The interest in official recognition of occupational qualifications rose markedly again in 2016 – the rise was particularly noticeable among refugees. Some 20,000 of them took advice from the experts of the IQ programme (Integration through Qualification). Syrians accounted for the lion’s share.

Asylum-seekers and refugees can apply at any time to have their qualifications officially recognised. This procedure is not tied to any specific residence qualification.

Qualifications are generally recognised

Between 2012 and 2015 more than 40,700 people (three quarters of all applicants) had their qualifications officially recognised as equivalent to German qualifications.

45 per cent of notifications are issued automatically. The automatic procedure currently applies, in line with EU directive on the recognition of professional qualifications, to the following professions: physicians, dentists, veterinarians, pharmacists, nurses, midwives and architects.

38 per cent of applicants received their recognition after a review of the paperwork. Another 15 per cent were granted recognition after undertaking a compensatory measure to bring their qualifications up to German level.

Federal Recognition Act has simplified and speeded up procedures
Under the provisions of the 2012 Federal Recognition Act, non-Germans are entitled to the recognition procedure, to ascertain if their professional qualifications are equivalent to a comparable German profession. The procedure must generally be completed within three months.

In about 3,500 cases the procedure resulted in a partial equivalence to a non-regulated reference profession. Applicants were then able to undertake upgrading to achieve full equivalence, or to use the partial recognition on the job market.

Recognition allowance for low earners

Almost 1,000 requests have already been received for the recognition allowance launched at the end of 2016 by the Federal Education Ministry.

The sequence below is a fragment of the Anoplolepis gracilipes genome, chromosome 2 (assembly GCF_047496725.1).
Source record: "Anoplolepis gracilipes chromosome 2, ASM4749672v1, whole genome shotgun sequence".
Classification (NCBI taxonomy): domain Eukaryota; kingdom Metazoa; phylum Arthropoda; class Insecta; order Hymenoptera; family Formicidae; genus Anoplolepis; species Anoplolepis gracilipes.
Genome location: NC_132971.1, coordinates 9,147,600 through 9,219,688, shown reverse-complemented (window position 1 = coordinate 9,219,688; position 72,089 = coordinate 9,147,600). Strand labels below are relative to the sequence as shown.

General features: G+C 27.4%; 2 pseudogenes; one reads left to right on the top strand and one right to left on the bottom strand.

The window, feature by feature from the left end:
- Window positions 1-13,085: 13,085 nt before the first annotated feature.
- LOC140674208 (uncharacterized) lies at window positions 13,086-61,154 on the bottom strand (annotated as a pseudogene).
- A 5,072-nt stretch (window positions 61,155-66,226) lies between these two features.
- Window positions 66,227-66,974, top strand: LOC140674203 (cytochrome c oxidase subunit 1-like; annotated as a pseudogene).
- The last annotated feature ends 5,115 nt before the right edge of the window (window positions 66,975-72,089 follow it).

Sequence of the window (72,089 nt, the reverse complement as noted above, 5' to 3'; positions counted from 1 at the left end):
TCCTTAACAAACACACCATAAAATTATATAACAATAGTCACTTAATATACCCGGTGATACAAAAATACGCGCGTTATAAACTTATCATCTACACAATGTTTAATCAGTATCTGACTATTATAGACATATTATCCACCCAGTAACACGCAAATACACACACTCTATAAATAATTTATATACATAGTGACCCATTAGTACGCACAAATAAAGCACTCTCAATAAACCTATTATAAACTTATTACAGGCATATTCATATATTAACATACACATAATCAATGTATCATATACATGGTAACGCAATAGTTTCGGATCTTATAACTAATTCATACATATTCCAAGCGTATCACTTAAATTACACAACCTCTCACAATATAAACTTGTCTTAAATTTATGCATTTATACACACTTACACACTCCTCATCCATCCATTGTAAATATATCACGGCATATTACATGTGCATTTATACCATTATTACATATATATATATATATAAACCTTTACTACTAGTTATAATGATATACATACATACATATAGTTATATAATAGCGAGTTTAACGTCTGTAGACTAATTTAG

The allowance addresses primarily low earners who were previously often unable to afford the recognition procedure.

Information and advice available everywhere

Important success factors are the information services available online at the "Recognition in Germany" website and the "BQ Portal (The information portal for foreign professional qualifications)". In December 2016 the 5 millionth visitor was recorded for the Recognition in Germany website.

The German Government has created the pro-recognition award "Wir für Anerkennung" in recognition of good practices and ideas on how businesses benefit from the recognition of professional qualifications. Federal Education Minister Johanna Wanka will be presenting the award on 21 June in Berlin.

The IQ programme – Integration through Qualification – offers on-the-spot advice in all 16 federal states. The IQ advice units also place applicants in upgrading measures. Applicants whose qualifications are recognised in part or not at all can undertake upgrading to make up gaps in their training or compensate for major differences between their own training and the equivalent training in Germany.